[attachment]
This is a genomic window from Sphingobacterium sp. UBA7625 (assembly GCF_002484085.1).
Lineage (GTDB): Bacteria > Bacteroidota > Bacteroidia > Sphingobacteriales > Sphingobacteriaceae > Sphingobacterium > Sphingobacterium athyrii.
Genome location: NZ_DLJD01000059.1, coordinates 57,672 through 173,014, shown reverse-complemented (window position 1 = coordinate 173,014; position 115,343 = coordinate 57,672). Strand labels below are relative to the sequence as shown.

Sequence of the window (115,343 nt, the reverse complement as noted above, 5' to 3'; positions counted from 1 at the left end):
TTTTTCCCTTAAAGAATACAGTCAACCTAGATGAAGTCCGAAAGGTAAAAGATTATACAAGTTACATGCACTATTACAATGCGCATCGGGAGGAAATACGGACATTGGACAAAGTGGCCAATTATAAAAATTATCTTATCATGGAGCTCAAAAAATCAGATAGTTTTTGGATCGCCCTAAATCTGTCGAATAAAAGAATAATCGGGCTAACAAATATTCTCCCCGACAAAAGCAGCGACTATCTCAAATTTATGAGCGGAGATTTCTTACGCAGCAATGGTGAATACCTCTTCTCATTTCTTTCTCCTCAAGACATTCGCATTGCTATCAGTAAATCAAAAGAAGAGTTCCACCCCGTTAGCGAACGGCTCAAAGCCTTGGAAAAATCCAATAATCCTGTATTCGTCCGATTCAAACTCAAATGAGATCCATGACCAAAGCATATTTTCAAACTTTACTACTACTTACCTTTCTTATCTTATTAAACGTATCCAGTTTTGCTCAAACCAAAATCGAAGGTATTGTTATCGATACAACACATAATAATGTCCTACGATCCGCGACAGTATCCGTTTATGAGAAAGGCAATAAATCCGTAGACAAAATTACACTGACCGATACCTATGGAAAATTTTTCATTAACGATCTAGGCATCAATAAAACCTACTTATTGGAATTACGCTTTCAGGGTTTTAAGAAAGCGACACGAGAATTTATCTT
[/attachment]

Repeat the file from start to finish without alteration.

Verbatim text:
This is a genomic window from Sphingobacterium sp. UBA7625 (assembly GCF_002484085.1).
Lineage (GTDB): Bacteria > Bacteroidota > Bacteroidia > Sphingobacteriales > Sphingobacteriaceae > Sphingobacterium > Sphingobacterium athyrii.
Genome location: NZ_DLJD01000059.1, coordinates 57,672 through 173,014, shown reverse-complemented (window position 1 = coordinate 173,014; position 115,343 = coordinate 57,672). Strand labels below are relative to the sequence as shown.

Sequence of the window (115,343 nt, the reverse complement as noted above, 5' to 3'; positions counted from 1 at the left end):
TTTTTCCCTTAAAGAATACAGTCAACCTAGATGAAGTCCGAAAGGTAAAAGATTATACAAGTTACATGCACTATTACAATGCGCATCGGGAGGAAATACGGACATTGGACAAAGTGGCCAATTATAAAAATTATCTTATCATGGAGCTCAAAAAATCAGATAGTTTTTGGATCGCCCTAAATCTGTCGAATAAAAGAATAATCGGGCTAACAAATATTCTCCCCGACAAAAGCAGCGACTATCTCAAATTTATGAGCGGAGATTTCTTACGCAGCAATGGTGAATACCTCTTCTCATTTCTTTCTCCTCAAGACATTCGCATTGCTATCAGTAAATCAAAAGAAGAGTTCCACCCCGTTAGCGAACGGCTCAAAGCCTTGGAAAAATCCAATAATCCTGTATTCGTCCGATTCAAACTCAAATGAGATCCATGACCAAAGCATATTTTCAAACTTTACTACTACTTACCTTTCTTATCTTATTAAACGTATCCAGTTTTGCTCAAACCAAAATCGAAGGTATTGTTATCGATACAACACATAATAATGTCCTACGATCCGCGACAGTATCCGTTTATGAGAAAGGCAATAAATCCGTAGACAAAATTACACTGACCGATACCTATGGAAAATTTTTCATTAACGATCTAGGCATCAATAAAACCTACTTATTGGAATTACGCTTTCAGGGTTTTAAGAAAGCGACACGAGAATTTATCTT